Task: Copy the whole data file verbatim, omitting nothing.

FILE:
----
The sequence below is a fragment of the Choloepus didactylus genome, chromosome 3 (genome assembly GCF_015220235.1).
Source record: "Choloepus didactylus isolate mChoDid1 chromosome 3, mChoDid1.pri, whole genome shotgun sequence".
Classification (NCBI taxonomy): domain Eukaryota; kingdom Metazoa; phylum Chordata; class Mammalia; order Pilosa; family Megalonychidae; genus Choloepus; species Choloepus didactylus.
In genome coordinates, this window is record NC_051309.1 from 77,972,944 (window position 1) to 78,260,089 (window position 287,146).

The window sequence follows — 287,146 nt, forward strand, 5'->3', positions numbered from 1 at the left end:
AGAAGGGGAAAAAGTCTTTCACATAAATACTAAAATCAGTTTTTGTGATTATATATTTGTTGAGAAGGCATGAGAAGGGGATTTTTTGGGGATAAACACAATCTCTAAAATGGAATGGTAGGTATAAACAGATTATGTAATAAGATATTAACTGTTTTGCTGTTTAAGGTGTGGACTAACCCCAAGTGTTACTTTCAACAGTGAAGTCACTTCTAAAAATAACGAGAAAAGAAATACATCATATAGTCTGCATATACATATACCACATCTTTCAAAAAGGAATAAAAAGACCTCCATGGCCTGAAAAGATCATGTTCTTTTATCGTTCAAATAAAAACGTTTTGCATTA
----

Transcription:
The sequence below is a fragment of the Choloepus didactylus genome, chromosome 3 (genome assembly GCF_015220235.1).
Source record: "Choloepus didactylus isolate mChoDid1 chromosome 3, mChoDid1.pri, whole genome shotgun sequence".
Classification (NCBI taxonomy): domain Eukaryota; kingdom Metazoa; phylum Chordata; class Mammalia; order Pilosa; family Megalonychidae; genus Choloepus; species Choloepus didactylus.
In genome coordinates, this window is record NC_051309.1 from 77,972,944 (window position 1) to 78,260,089 (window position 287,146).

The window sequence follows — 287,146 nt, forward strand, 5'->3', positions numbered from 1 at the left end:
AGAAGGGGAAAAAGTCTTTCACATAAATACTAAAATCAGTTTTTGTGATTATATATTTGTTGAGAAGGCATGAGAAGGGGATTTTTTGGGGATAAACACAATCTCTAAAATGGAATGGTAGGTATAAACAGATTATGTAATAAGATATTAACTGTTTTGCTGTTTAAGGTGTGGACTAACCCCAAGTGTTACTTTCAACAGTGAAGTCACTTCTAAAAATAACGAGAAAAGAAATACATCATATAGTCTGCATATACATATACCACATCTTTCAAAAAGGAATAAAAAGACCTCCATGGCCTGAAAAGATCATGTTCTTTTATCGTTCAAATAAAAACGTTTTGCATTA